Europe’s 10 best and 10 worst countries for LGBTIQ people revealed


malta same-sex marriage rainbow parliament
Photo: MGRM_Malta / Twitter

Advocacy group ILGA-Europe has ranked the most and least LGBTIQ-friendly countries in Europe in its annual Rainbow Europe Country Ranking.

The yearly list, backed by the European Union, ranks 49 European countries from most to least LGBTQ-friendly. Each country’s ranking is based on how the laws and policies of each country affect the lives of LGBTQ people.

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ILGA-Europe uses a number of indicators, including anti-discrimination policies, gender recognition and hate speech laws, as well as asylum rights to devise the list.

According to the Rainbow Map 2020, the most LGBTIQ-friendly countries are:

1. Malta
2. Belgium
3. Luxembourg
4. Denmark
5. Norway
6. Spain
7. Portugal
8. Finland
9. United Kingdom
10. Sweden

Meanwhile, the 10 least LGBTIQ-friendly countries in Europe are:

1. Azerbaijan
2. Turkey
3. Armenia
4. Russia
5. Monaco
6. Belarus
7. San Marino
8. Poland
9. Latvia
10. Liechtenstein

ilga europe rainbow map 2020

LGBTIQ people targeted during the COVID-19 pandemic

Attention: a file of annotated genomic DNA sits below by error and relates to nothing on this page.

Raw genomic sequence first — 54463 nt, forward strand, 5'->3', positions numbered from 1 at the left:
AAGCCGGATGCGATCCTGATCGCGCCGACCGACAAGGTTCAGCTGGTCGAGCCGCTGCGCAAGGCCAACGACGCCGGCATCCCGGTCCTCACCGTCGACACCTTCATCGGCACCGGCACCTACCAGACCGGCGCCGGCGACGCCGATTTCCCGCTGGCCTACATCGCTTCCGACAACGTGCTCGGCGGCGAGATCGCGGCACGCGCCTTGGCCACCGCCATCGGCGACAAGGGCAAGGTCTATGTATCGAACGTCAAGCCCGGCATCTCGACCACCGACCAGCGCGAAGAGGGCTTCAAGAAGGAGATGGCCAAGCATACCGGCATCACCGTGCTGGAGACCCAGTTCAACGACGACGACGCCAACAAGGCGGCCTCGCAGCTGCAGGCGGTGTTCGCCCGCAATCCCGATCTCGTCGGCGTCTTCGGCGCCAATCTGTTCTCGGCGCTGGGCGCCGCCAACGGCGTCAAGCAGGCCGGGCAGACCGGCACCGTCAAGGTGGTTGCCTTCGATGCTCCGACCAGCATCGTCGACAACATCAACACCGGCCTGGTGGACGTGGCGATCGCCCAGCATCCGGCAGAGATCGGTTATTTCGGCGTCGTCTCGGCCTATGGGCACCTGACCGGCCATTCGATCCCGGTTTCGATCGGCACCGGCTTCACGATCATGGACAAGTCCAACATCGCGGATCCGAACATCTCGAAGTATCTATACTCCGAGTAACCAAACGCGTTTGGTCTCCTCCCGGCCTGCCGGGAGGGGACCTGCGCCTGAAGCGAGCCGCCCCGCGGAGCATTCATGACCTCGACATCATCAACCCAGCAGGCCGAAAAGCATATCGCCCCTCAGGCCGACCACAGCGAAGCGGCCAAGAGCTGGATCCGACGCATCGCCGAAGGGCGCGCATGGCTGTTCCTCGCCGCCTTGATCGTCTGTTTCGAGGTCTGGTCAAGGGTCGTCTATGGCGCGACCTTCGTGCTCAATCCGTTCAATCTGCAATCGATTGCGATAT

This year, there was sadly no positive change in 49% of countries, ILGA-Europe explained.

Additionally, for the second year in a row, countries moved backwards on the group’s list as existing protections were eroded.

Hungary, Azerbaijan, Serbia, and the UK all dropped due to rule changes that make it harder for people to correct their name and gender markers in official documents.

Moreover, Poland has also targeted LGBTIQ rights advocates and in Turkey, leaders have falsely labelled LGBTIQ people the source of the coronavirus.

ILGA-Europe warned some European governments are using the COVID-19 pandemic “as an excuse to advance their agendas to curtail human rights.”

As a result, the group’s executive director Evelyne Paradis said the 2020 findings are “a make-or-break moment for LGBTI equality” in Europe.

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“Each year, more and more countries, including champions of LGBTI equality, continue to fall behind in their commitments to equality for LGBTI people,” she said.

“[At the same time] more governments take active measures to target LGBTI communities.”

Ms Paradis said, “History shows that those who are vulnerable before a crisis only become more vulnerable after a crisis.

“We have every reason to worry that political complacency, increased repression and also socio-economic hardship will create a perfect storm for many LGBTI people in Europe in the next few years.

“Laws and policies are often the last lines of defence for LGBTI communities as other marginalised groups.

“It’s never been more important that governments enshrine the protection of LGBTI people into law and take concrete measures to make sure that they can live as who they are in societies that are just, equal and fair.”

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